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How To Make Lighter and Thinner Magnesium Components
By Ken Yap
Magnesium is the lightest structural material offering very good damping characteristics, weldability and excellent shielding against electro-magnetic interferance, and is unlimited in supply. It has been an excellent material for making portable electronic and telecommunication devices, and automotive and aerospace equipment such as MD player casings, chassis for cell phones, video cameras and notebook computers, automotive gear housings, car wheels and engine blocks.
The most common methods to produce magnesium parts are die casting and thixomolding processes. However, these runner and gating processes provide a low material yield of only 30% for thin-wall casting and can only produce thin walls of between 0.7mm to 1.2mm.
If we can form magnesium parts from sheet metal just like metal stamping of steel and aluminum parts, we can achieve better material yield of about 80% and possibly safer operation due to the lower processing temperature. However, magnesium is known to be non-formable as it is very resistant to deformation due to its hexagonal close-packed structure. The only way is warm forming of magnesium as deformation of magnesium above 225 degrees Celsius will cause additional slip planes to become operative.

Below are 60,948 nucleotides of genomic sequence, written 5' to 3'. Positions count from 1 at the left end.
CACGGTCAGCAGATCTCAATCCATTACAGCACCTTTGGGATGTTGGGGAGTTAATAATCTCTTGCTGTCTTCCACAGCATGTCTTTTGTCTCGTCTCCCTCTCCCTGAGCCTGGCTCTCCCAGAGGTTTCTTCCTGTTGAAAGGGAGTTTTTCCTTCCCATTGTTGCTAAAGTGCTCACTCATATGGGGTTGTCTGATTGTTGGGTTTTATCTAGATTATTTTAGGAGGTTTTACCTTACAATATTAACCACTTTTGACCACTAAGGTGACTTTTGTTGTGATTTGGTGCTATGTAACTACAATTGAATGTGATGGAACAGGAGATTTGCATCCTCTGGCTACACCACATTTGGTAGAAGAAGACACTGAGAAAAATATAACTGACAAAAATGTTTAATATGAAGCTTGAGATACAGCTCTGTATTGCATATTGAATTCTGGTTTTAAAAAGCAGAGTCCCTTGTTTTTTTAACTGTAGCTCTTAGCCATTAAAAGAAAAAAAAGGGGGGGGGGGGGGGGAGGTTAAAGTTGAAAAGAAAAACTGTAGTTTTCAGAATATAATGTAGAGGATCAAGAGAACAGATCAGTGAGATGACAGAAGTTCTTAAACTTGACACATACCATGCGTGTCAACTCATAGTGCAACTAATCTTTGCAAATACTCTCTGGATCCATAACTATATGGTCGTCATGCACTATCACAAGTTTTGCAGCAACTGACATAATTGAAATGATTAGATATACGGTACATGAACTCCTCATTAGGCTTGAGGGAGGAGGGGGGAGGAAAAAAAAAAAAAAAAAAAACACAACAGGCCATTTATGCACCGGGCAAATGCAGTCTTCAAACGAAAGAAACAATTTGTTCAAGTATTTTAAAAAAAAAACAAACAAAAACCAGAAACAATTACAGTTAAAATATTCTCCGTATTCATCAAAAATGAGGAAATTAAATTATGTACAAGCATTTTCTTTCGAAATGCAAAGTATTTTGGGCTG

Extensive process research in this area have resulted in a few warm forming hydraulic presses available in the market for draw forming. Recently, research in warm draw forming of magnesium to make cell phone chassis has successfully shown that 0.4mm thin walls can be achieved consistently. Metallographic tests of the chassis have also demonstrated that there is zero porosity and increased rigidity.
While the current warm forming press systems are complicated to operate as they require the preliminary building of stroke and force profiles for the specific products using data acquisition modules and forming simulation softwares, the increased replacement of aluminum and plastics with magnesium for handheld electronic devices may well accelerate this process. Progressive early adopters of this technology would have a first mover advantage in the competitive global manufacturing industry.
Author Ken Yap is a director of Suwa Precision Engineering Pte Ltd in Singapore which represents metal stamping, precision machining, miniature precision balls and PCB manufacturers from Suwa, also called "The Oriental Switzerland" in Japan due to its Swiss resemblance for rich watch-making industry, its mountainous terrain and its precision component making industry.
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